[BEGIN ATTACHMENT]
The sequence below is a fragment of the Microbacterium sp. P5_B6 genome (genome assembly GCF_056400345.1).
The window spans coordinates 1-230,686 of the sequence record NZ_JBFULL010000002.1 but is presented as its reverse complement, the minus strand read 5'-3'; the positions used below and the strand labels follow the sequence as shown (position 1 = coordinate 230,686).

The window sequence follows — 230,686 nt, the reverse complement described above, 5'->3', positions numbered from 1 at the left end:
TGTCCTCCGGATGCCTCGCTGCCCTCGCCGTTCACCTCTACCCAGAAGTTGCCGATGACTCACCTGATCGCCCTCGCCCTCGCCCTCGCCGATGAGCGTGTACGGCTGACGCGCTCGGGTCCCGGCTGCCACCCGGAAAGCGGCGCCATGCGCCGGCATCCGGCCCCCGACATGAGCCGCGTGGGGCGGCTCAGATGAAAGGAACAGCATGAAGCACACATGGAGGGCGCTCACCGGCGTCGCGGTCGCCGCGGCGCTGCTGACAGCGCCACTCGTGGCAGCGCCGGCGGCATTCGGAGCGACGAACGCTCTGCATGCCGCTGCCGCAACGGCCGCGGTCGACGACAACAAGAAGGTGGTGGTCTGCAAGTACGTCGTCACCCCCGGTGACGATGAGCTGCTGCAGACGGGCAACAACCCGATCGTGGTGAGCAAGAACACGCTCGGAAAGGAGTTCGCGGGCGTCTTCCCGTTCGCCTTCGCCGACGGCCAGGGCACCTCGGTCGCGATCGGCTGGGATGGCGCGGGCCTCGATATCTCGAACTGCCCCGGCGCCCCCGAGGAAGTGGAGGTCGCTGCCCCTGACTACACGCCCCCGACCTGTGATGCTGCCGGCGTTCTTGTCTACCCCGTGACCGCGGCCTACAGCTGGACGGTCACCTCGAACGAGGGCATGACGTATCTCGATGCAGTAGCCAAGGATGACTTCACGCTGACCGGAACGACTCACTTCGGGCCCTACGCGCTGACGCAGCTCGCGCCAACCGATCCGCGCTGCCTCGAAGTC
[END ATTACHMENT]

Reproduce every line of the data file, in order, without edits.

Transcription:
The sequence below is a fragment of the Microbacterium sp. P5_B6 genome (genome assembly GCF_056400345.1).
The window spans coordinates 1-230,686 of the sequence record NZ_JBFULL010000002.1 but is presented as its reverse complement, the minus strand read 5'-3'; the positions used below and the strand labels follow the sequence as shown (position 1 = coordinate 230,686).

The window sequence follows — 230,686 nt, the reverse complement described above, 5'->3', positions numbered from 1 at the left end:
TGTCCTCCGGATGCCTCGCTGCCCTCGCCGTTCACCTCTACCCAGAAGTTGCCGATGACTCACCTGATCGCCCTCGCCCTCGCCCTCGCCGATGAGCGTGTACGGCTGACGCGCTCGGGTCCCGGCTGCCACCCGGAAAGCGGCGCCATGCGCCGGCATCCGGCCCCCGACATGAGCCGCGTGGGGCGGCTCAGATGAAAGGAACAGCATGAAGCACACATGGAGGGCGCTCACCGGCGTCGCGGTCGCCGCGGCGCTGCTGACAGCGCCACTCGTGGCAGCGCCGGCGGCATTCGGAGCGACGAACGCTCTGCATGCCGCTGCCGCAACGGCCGCGGTCGACGACAACAAGAAGGTGGTGGTCTGCAAGTACGTCGTCACCCCCGGTGACGATGAGCTGCTGCAGACGGGCAACAACCCGATCGTGGTGAGCAAGAACACGCTCGGAAAGGAGTTCGCGGGCGTCTTCCCGTTCGCCTTCGCCGACGGCCAGGGCACCTCGGTCGCGATCGGCTGGGATGGCGCGGGCCTCGATATCTCGAACTGCCCCGGCGCCCCCGAGGAAGTGGAGGTCGCTGCCCCTGACTACACGCCCCCGACCTGTGATGCTGCCGGCGTTCTTGTCTACCCCGTGACCGCGGCCTACAGCTGGACGGTCACCTCGAACGAGGGCATGACGTATCTCGATGCAGTAGCCAAGGATGACTTCACGCTGACCGGAACGACTCACTTCGGGCCCTACGCGCTGACGCAGCTCGCGCCAACCGATCCGCGCTGCCTCGAAGTC